TRAVERSE CITY — Traverse City Area Public Schools fulfilled a longstanding request for a document that caused outrage in the community and sent a superintendent packing less than three months after being hired to lead the district.

Two court decisions in 10 months compelling release of a complaint letter against former TCAPS Superintendent Ann Cardon and a unanimous vote from the TCAPS Board of Education on Monday ended a 20-month fight for the document’s disclosure between the district and the Record-Eagle.

The Record-Eagle filed a lawsuit against TCAPS in January 2020 after a Freedom of Information Act request from Oct. 10, 2019, seeking the document was denied — as was the subsequent appeal.

The letter, which then-TCAPS Board President Sue Kelly wrote before distributing it for an Oct. 7, 2019, closed session, lays out criticisms against Cardon, who was 68 days into her tenure as the top administrator of northern Michigan’s largest school district. Ten days later — and after widespread backlash against the board for its lack of transparency about the events — the board formally ratified Cardon’s resignation and paid her $180,000 in a separation agreement.

Kelly wrote in the letter that she “observed mismanagement and manipulation” from Cardon that she felt obligated to bring before the board. Kelly also wrote that Cardon had a “low level of respect and consideration” for board members, teachers and other district bargaining groups.

Kelly believed Cardon’s public support of a weighted formula for per-student funding, which TCAPS trustees strongly opposed via a unanimous board resolution shortly before Cardon’s hire, was a “flagrant and intentional insult.”

The letter indicates the issue deteriorated the relationship between Kelly and Cardon, prompting Kelly to tell Cardon on Sept. 24, 2019, that “if we can’t get past this difference of opinions we will have to agree to separate,” according to the complaint letter.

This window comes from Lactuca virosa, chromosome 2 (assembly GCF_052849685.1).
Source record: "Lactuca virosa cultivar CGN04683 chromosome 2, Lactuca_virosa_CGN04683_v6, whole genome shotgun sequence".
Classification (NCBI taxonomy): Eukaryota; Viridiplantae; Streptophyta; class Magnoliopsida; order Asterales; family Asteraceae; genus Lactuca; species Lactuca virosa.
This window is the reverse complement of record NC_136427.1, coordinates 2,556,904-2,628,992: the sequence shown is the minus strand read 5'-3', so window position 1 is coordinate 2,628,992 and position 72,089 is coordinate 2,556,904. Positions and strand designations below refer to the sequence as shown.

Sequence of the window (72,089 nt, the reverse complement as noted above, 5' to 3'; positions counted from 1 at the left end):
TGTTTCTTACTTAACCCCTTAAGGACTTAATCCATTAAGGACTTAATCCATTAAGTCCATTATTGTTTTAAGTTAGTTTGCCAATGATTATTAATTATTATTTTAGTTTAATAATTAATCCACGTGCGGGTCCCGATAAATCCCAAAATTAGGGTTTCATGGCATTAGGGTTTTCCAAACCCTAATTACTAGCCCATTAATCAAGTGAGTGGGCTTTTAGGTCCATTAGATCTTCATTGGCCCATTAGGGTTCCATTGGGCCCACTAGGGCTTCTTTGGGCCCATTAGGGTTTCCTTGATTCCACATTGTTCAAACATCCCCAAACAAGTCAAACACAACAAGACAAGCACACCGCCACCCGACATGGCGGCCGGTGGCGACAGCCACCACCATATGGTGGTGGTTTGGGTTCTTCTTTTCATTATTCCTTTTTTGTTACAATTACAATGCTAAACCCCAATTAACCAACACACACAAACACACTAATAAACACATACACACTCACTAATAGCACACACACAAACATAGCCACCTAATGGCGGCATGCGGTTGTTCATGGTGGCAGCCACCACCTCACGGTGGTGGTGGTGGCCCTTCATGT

Board Vice President Erica Moon Mohr said such a statement from Kelly to a sitting superintendent was particularly concerning when she read the letter both in 2019 and on Tuesday.

“Sue had no more power than I did. We’re each one of seven,” Moon Mohr said. “That’s a pretty big statement to make without the support of six other board members, especially considering we had a three-year contract signed. That, to me, is the ultimate bullying statement.”

Neither Jane Klegman nor Jeff Leonhardt, former TCAPS trustees on the board during Cardon’s hiring and resignation, believe Kelly acted inappropriately.

“The board president was doing her job. Sue was doing her job,” Klegman said. “I had no issue with how Sue did her job then, and I have no issue with it now.”

Leonhardt said the tone of the letter wasn’t necessarily negative but instead an accurate representation of Kelly’s concerns, some of which Leonhardt shared and called “red flags.”

Although Kelly was not at the meeting Monday to vote on releasing the letter, board trustees approved the move 6-0 shortly after midnight. Kelly did not respond to a request for comment. Both Klegman and Leonhardt were ousted from the board in November 2020 in a voter-driven backlash that appointed three new trustees.

Few onlookers stayed through the meeting’s end, but Justin Van Rheenen was one of four to wait out more than two hours of public comment and three closed sessions to witness the vote. Van Rheenen had a vested interest in the outcome as one of the co-founders of TCAPS Transparency, a community group formed shortly after Cardon’s resignation.

The letter, Van Rheenen said, shows a “power struggle” between Kelly and Cardon and proves that Kelly attempted to “place herself in a position of authority that was not granted to her as a board member,” referring to Kelly’s attempt to intervene in contract negotiations between Cardon and then-Associate Superintendent Jame McCall.